The saving grace is that, from Win2K onward, the app would not kill the OS, just like Linux does today. An exception is thrown and the process is shut down and the rest of the apps can run.

    â—¦StarOffice and later, LibreOffice have done everything I needed. Every browser I used on GNU/Linux has been superior to all versions of IE that I have tried

    That is odd. Every browser that I have tried with Linux has been pretty lame and sluggish in loading. IE has always been superior in my opinion. And LibreOffice cannot connect to an Exchange server or could it? How about a SharePoint server? Those are what we use.

    tests with hundreds of students over the years showed that there is no particular lack of familiarity except perhaps with the file-system which seems not to be a problem

    Perhaps that is true, but it required you to become a student and have a teacher. If you have done hundreds yourself over the years then all could be done by as few as 10 million teachers repeating your effort. Of course some of these users work and cannot conveniently come to these classes. I don’t think that is going to be very practical.

    “Android/Linux did enter a mature market as established by Apple”

    You consider phones and tablets as mature as PCs? That is being silly.

  5. bw wrote, “MSDOS then Windows has been the standard on PCs for 30 years. Perhaps “a day late and a dollar short” would ring a bell if you don’t have any respect for tradition. Linux is up to the level of Windows in the late 90′s with its minimal set of applications that are even remotely familiar to computer users.”

    GNU/Linux has been superior to that other OS since I first used it in 2000. Particular differences that I noted at that time:

    • Lose ’95 crashed in normal browsing or word-processing with a MTBF of about 5 hours. I never had a crash of GNU/Linux on 5 PCs in 6 months of use.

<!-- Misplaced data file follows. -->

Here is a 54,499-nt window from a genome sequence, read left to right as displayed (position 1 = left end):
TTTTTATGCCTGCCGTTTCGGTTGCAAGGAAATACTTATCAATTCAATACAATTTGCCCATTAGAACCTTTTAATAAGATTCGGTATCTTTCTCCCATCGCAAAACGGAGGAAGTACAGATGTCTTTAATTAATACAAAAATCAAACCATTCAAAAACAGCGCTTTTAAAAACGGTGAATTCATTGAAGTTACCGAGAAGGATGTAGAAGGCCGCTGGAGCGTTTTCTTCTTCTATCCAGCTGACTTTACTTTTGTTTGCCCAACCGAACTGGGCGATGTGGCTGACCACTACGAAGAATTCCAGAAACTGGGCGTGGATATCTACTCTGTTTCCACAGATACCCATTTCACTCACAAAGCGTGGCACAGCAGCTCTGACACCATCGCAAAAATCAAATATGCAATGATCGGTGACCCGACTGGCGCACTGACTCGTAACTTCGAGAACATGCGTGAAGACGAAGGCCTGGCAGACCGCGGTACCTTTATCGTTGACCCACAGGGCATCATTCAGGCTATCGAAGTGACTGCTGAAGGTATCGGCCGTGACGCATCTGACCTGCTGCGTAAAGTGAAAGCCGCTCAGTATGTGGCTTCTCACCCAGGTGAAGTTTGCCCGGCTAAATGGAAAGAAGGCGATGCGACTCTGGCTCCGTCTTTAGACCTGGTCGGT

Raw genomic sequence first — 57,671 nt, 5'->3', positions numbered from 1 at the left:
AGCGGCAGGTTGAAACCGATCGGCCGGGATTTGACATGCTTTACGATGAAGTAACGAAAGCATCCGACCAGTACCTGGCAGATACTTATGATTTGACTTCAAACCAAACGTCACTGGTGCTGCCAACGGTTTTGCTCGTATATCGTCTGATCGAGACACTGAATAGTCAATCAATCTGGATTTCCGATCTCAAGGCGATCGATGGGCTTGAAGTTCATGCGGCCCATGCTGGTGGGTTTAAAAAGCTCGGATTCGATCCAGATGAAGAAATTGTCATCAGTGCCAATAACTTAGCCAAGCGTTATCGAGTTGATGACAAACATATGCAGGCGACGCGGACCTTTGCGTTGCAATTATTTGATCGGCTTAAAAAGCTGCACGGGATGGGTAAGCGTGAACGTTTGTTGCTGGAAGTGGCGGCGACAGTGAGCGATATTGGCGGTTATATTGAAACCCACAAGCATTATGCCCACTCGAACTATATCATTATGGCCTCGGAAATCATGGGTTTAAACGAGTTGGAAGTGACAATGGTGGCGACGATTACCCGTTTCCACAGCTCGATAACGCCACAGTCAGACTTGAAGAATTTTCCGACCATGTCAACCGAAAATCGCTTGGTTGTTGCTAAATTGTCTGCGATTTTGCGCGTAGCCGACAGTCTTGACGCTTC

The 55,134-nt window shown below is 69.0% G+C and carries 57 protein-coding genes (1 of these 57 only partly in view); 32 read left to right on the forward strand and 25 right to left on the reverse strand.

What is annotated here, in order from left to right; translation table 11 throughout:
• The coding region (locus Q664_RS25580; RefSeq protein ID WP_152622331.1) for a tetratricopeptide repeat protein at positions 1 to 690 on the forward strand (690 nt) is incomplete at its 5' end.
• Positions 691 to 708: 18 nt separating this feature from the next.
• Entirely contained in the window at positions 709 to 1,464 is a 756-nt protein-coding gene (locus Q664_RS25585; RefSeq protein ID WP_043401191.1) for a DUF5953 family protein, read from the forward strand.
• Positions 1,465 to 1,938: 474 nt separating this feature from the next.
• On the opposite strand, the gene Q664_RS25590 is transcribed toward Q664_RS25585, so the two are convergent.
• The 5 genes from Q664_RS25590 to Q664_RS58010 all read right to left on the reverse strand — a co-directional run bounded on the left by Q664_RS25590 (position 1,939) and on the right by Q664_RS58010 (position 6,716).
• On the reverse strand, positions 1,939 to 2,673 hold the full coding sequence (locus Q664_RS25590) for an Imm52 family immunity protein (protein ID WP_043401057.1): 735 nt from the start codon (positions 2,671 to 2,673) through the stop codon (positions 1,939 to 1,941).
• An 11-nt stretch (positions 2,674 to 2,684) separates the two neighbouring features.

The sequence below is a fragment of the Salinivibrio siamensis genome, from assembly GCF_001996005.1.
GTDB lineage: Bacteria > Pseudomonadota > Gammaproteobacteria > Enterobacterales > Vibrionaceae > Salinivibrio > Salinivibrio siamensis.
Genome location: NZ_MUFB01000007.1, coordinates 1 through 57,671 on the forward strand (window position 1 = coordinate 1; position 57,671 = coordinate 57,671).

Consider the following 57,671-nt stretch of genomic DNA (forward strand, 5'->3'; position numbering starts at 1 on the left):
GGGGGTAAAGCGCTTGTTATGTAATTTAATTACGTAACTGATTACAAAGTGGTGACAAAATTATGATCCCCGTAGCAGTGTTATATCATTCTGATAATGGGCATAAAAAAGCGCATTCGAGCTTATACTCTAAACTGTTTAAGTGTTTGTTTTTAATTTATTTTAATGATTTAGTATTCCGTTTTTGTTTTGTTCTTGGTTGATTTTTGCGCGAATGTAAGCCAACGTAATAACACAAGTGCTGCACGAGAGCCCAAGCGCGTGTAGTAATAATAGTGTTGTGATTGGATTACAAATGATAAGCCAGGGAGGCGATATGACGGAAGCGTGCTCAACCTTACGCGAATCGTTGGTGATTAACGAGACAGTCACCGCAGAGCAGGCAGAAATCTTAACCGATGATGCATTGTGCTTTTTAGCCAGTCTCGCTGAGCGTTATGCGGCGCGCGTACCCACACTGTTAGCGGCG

• An application failing could crash that other OS. With GNU/Linux, one merely kills a misbehaving application and carries on.
    • StarOffice and later, LibreOffice have done everything I needed. Every browser I used on GNU/Linux has been superior to all versions of IE that I have tried.
    • tests with hundreds of students over the years showed that there is no particular lack of familiarity except perhaps with the file-system which seems not to be a problem.

    bw also wrote, “It is foolish to try to enter an established and stable market that is in a mature state with any sort of product.”

    */Linux has trounced that other OS on technical merits in every market tried so far. The lack of success with desktops is nothing more than the effect of M$’s anti-competitive actions which are well known. Android/Linux did enter a mature market as established by Apple. M$ and others claimed Android/Linux would get nowhere because iOS was so good and Apple’s hardware was so superior… We know how that went. Android/Linux is king on smartphones and is a prince with tablets.
    So, bw is out to lunch…

  6. bw says:

    “There certainly is no good reason why M$’s OS should be the default.”

    Can you say “time”? MSDOS then Windows has been the standard on PCs for 30 years. Perhaps “a day late and a dollar short” would ring a bell if you don’t have any respect for tradition. Linux is up to the level of Windows in the late 90’s with its minimal set of applications that are even remotely familiar to computer users. Lucky for Linux that people use web applications and games these days so that Liinux computers can limp along that way.

    It is foolish to try to enter an established and stable market that is in a mature state with any sort of product. Too many people are simply not interested in changing and do not care one whit for something different that ends up doing the same thing that they are already doing.

    Android made a splash and carved a big niche out of the newly evolving mobile market, but they did it at the right time with plenty of clout provided by a widely recognized brand, namely Google. Android wasn’t a success based on any technical merit. It was brand association that won the day.

    The very minor splash for Linux these days is solely due to Canonical and Ubuntu and Shuttleworth’s prodigious waste of his personal funds. Don’t kid yourself about people lusting for Linux if only given the chance.